In today’s Storage Hangout, Brian catches up with Erin Boyd, principle software engineer of Red Hat Big Data to learn about the Hadoop Plug-in Refresh Release. You can see the release information in detail here.
Q: Tell us more about the Hadoop Plug-in Refresh release. What can the big data community expect from this new release?
A: For the latest release of the plugin we have joined forces with our partner, Hortonworks, to release their 2.1 version of Hortonworks Data Platform for Hadoop using Ambari.
Q: What is Ambari and why should organizations use it?
A: Ambari is the only open source Hadoop management tool in the ASF and the preferred tool used by Hortonworks to release their Data Platform. The ASF is the Apache Software Foundation. The foundation works through a common goal of open source for all and helps manage and govern projects through project committers. Ambari is used to provision, manage and monitor Hadoop clusters. Ambari provides a wizard to easily deploy clusters across many different hosts, allowing the user to select and configure their Hadoop services taking a lot of the guesswork out of the equation. By providing the services in a ‘stack’ configuration, the user can be confident the services they select will work properly when deployed together.
Q: You mentioned the Hadoop landscape is changing…how is Ambari embracing these changes?
A: New services in HDP 2.1.GlusterFS
- New services from tech preview
- Identity Manager integration for the application of LDAP and Kerberos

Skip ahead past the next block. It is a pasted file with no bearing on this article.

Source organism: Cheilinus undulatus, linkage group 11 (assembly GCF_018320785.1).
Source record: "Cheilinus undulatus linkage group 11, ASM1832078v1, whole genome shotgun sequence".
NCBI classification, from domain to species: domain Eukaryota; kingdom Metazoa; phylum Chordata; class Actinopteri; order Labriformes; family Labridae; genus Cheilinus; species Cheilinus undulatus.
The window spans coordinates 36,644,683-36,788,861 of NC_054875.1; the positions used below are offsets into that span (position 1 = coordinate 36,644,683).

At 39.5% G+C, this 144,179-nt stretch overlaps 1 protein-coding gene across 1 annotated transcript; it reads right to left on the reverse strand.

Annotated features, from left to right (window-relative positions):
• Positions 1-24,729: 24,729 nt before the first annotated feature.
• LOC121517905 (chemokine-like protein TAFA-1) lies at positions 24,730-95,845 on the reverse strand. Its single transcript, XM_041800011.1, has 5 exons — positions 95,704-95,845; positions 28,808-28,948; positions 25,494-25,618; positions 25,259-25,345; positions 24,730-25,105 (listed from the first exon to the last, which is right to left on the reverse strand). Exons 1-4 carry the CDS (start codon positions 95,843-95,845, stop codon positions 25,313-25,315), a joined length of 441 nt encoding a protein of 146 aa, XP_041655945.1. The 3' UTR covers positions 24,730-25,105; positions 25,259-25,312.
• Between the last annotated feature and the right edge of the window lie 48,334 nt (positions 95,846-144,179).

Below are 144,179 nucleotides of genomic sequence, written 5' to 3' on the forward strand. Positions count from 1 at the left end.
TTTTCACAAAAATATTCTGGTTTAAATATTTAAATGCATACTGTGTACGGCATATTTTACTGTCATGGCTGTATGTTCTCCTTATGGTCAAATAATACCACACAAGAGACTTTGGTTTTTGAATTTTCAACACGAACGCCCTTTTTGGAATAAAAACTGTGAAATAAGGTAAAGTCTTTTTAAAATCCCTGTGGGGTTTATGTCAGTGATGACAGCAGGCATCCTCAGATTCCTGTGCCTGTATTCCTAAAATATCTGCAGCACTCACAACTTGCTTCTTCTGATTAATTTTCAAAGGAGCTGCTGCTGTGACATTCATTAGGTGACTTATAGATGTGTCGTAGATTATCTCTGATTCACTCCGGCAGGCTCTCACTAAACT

- User experience
- Simplified installation experience
- Improved presence of GlusterFS on UI for better customization
The Ambari community has been a leader expanding the traditional Hadoop stack to encompass lots of new technologies. As in the 2.1 version we are releasing today with the Hadoop plug-in refresh release, we have services like Tez, Hive and HBase to name a few along with the traditional MapReduce services to expand the options to our big data customers. We have expanded the stack from our tech preview release a few months ago by 5 new services.
We have also been leaders in implementing a Hadoop Compatible File System adoption by the Hadoop community. Another Apache project, Bigtop, of whom our team has a committer, Jay Vyas, has created a standard for non-HDFS file systems. Bigtop is helping push the envelope on standardizing the services and continuous integration and testing of them. It’s an exciting project and we are glad to be part of it.
In the next release of Ambari, it will have the ability to deploy a Bigtop stack as well.
Q: How much does Red Hat participate in the Ambari project?
A: Currently I lead a team of developers, all of whom are Ambari committers. Red Hat has the second most committers behind Hortonworks for the Ambari project.
Q: What are some new features we can expect to see in Ambari in the coming months?
A: There are some huge changes going on in Ambari we can expect to release in the first quarter of 2015. One of the features I think is really going to be a win is the release of Ambari views. Views create a more user centric feature to Ambari that was previously missing. It allows us to create plug-able interfaces within Ambari focused on what our customers want and need to see to better understand their data and issues in their cluster. It will allow users to get the most out of Hadoop. In addition, the next release will have 7 new services to continue to expand analytics capability and create more secure clusters. It is a true testament to the agility of the Ambari community to embrace and implement new technologies right on the cutting edge. We are excited to continue partnering with Hortonworks to bring new technologies to our Red Hat customers.